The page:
Thursday, November 09, 2006

Public Transit

Yesterday at my health club, I was soaking in the hot pool and chatting with a woman I've gotten to know slightly, since we're often there at the same time. It turns out that she's originally from New York, so we had one of those expat-New-Yorker conversations: Where we lived in the city, what we miss, that kind of thing.

We agreed that we both miss efficient public transit.

This is a big issue for me and Gary; his eyesight isn't quite good enough for him to drive, and Reno's bus system, not to put too fine a point on it, sucks. He makes do with walking -- he's a champion walker who thinks nothing of hiking four miles home from the movie theater -- getting rides from me, and occasional use of the bus system. But we still miss the NYC subways, and when we go to San Francisco, we always get misty-eyed and nostalgic when we ride MUNI or BART.

Back East, I spent a lot of time on various forms of public transportation, especially New Jersey Transit buses. Growing up in northern New Jersey, I'd take the bus into the city to visit my father and stepmother; after college, I took the same bus to commute back and forth to work every day. During college, I'd take New Jersey Transit trains or buses to get home during breaks. For several years in my early twenties, I was living in Englewood but dating a guy who lived in Princeton, which meant that almost every weekend, I was on New Jersey Transit again. When I lived in New York, of course I took the subway several times a day. When I was in grad school in Connecticut and Gary was living in Jersey City, I took Metro North every weekend to visit him. Later, when we lived together in Jersey City, we used the PATH train to get into New York, and I took the PATH to Hoboken when I was teaching at Stevens Institute of Technology. (There was also a ferry from Jersey City to the World Financial Center; many mornings, Gary began his commute with a boat ride.)

Most of these bus and train systems were very reliable. NJ Transit commuter buses were also quite comfortable, especially since most of the time, I got a seat. I've gotten a lot of reading, studying, and grading done on public transit. I enjoy driving (which I only learned to do when we moved to Reno), but I miss that feeling of leaning back, closing my eyes after a long day, and letting someone else navigate. Even though I now have the world's easiest commute -- ten minutes from home to campus -- I sometimes think wistfully of all those hours on buses and trains.

And I miss the people. On public transit, you saw all kinds of folks: rich and poor, young and old, prosperous and struggling. On public transit you could hear snippets of life stories, give comfort to or receive comfort from strangers, see interactions that would pierce your heart and leave you pondering for weeks. I still think about some of the people I've seen on buses or trains. I still wonder how some of those stories turned out. Cars are very convenient, but they're also isolating, self-enclosed bubbles.

So yesterday I was talking about all this with the lady at the health club. She sometimes rides the Reno bus, and she agreed with me that getting to see all kinds of people is one of the great pleasures of public transit. And I suddenly realized, with a jolt, that I volunteer at the hospital partly to make up for what I lost when I started driving. I go to the hospital to get that amazing cross-section of humanity, to get out of my self-enclosed bubble.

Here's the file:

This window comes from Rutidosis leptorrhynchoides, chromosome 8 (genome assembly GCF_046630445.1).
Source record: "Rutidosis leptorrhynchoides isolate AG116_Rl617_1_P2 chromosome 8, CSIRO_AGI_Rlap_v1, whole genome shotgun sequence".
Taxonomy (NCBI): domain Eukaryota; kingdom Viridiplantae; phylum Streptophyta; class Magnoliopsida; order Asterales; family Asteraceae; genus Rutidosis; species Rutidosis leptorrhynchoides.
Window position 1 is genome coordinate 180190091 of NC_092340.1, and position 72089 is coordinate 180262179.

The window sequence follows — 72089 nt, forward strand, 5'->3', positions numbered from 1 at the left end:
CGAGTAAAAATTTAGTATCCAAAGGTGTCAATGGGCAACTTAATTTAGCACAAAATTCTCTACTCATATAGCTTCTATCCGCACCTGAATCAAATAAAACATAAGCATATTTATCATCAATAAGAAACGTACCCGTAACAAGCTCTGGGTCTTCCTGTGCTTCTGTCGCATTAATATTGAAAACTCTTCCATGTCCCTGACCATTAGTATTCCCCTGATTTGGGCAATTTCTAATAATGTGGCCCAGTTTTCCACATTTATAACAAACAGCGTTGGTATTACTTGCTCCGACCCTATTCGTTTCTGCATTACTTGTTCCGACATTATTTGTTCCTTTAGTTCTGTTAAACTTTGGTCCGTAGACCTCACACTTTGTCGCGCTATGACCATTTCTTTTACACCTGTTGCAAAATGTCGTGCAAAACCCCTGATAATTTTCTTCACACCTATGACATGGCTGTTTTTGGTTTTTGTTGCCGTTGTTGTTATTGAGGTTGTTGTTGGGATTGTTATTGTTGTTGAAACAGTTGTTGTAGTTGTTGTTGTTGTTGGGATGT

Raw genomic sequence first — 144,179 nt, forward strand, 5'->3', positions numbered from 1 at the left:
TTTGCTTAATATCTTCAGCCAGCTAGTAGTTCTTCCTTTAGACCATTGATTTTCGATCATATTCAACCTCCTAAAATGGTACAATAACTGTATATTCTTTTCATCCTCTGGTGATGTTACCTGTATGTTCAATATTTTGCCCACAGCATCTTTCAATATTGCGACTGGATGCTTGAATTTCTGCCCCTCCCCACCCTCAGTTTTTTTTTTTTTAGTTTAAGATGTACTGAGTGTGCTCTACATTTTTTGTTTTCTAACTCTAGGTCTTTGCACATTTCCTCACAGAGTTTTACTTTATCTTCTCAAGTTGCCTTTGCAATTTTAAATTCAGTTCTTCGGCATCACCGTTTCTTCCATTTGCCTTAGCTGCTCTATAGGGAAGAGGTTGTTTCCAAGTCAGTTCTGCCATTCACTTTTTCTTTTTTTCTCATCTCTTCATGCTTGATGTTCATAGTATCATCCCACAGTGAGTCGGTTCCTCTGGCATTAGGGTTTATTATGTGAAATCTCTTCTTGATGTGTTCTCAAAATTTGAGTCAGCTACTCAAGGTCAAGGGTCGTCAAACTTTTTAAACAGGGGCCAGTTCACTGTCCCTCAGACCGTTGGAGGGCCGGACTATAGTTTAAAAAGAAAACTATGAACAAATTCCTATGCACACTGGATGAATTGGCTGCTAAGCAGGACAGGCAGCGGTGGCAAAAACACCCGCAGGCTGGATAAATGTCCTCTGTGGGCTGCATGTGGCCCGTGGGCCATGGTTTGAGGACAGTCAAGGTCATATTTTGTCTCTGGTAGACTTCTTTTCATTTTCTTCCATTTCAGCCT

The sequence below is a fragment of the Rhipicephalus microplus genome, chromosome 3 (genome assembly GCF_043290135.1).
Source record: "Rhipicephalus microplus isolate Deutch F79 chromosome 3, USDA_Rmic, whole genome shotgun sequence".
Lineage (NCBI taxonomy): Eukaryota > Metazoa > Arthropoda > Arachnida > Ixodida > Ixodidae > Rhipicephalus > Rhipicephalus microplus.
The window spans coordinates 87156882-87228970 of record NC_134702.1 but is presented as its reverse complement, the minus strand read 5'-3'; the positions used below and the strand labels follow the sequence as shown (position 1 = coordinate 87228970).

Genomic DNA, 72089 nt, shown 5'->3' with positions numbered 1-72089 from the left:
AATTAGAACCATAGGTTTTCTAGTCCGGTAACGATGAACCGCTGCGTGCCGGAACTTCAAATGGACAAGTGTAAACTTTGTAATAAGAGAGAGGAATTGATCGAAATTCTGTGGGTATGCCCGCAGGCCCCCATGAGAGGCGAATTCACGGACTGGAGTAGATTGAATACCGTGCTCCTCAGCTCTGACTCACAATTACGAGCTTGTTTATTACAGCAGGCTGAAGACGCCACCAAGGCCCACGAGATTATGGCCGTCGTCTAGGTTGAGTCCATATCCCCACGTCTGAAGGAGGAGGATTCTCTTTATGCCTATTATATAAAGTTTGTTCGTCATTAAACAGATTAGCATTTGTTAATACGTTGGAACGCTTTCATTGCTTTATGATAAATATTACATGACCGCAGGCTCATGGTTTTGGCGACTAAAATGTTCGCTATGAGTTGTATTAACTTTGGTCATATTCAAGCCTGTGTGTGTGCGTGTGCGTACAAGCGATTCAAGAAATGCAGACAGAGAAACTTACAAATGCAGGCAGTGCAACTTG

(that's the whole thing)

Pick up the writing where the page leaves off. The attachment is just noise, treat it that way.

The ER as mass-transit methadone. Who knew?


  1. I have always used public transport to get to work. I shudder to think of how much I have spent on books to read (when you're on a 90 minute each way trip you can get through one book a day easily, if you're reading trash)

    Now, of course, I spend the time writing - modern technology because I cannot read my handwriting at the best of times, never mind if I've been hand writing on a bus or train.

  2. Hi, Martyn! I got my first laptop computer, when I was in graduate school, largely so I could work on my dissertation during the three-hour train rides between New Haven and New York. That first laptop ran MS/DOS on a monochrome monitor. Now I have an ultralight Sony VAIO (2.75 pounds) that's simply glorious for writing on planes.

    Unfortunately, I don't travel nearly as much as I used to!

  3. Adrian11:41 AM

    There are more connections between public transit and medical stuff, though I had been thinking more about chronic stuff than about emergency medicine. Friends of mine live in a city with good public transit. They're European -- they've *always* lived in cities with good public transit. They take it for granted. It's just the way cities are supposed to be. It's obvious. They say they've never learned to drive because one has joint problems and the other has eye problems. They don't see their physical problems, or their inability to drive, as disabling.

    Where they live, their problems really are *not* disabling. They can do what they want, when they want, if they don't leave the city (and they don't want to leave the city. It's a great city.) In the Detroit area, where I grew up, a lot of people drove (or continued to drive) despite various impairments that would have stopped them from driving if they'd had other options for independent living.

    I live in another city, where the public transit is much less useful. My life would be sharply limited if I relied on transit for everything. That's why I continue to drive, even though it's bad for my hand pain, bad for my migraines, and bad for my peace of mind. I am not disabled only by my physical problems. I am disabled by the combination of physical problems and lack of transit. Living alone casts the issue in sharper relief, as with so many issues.


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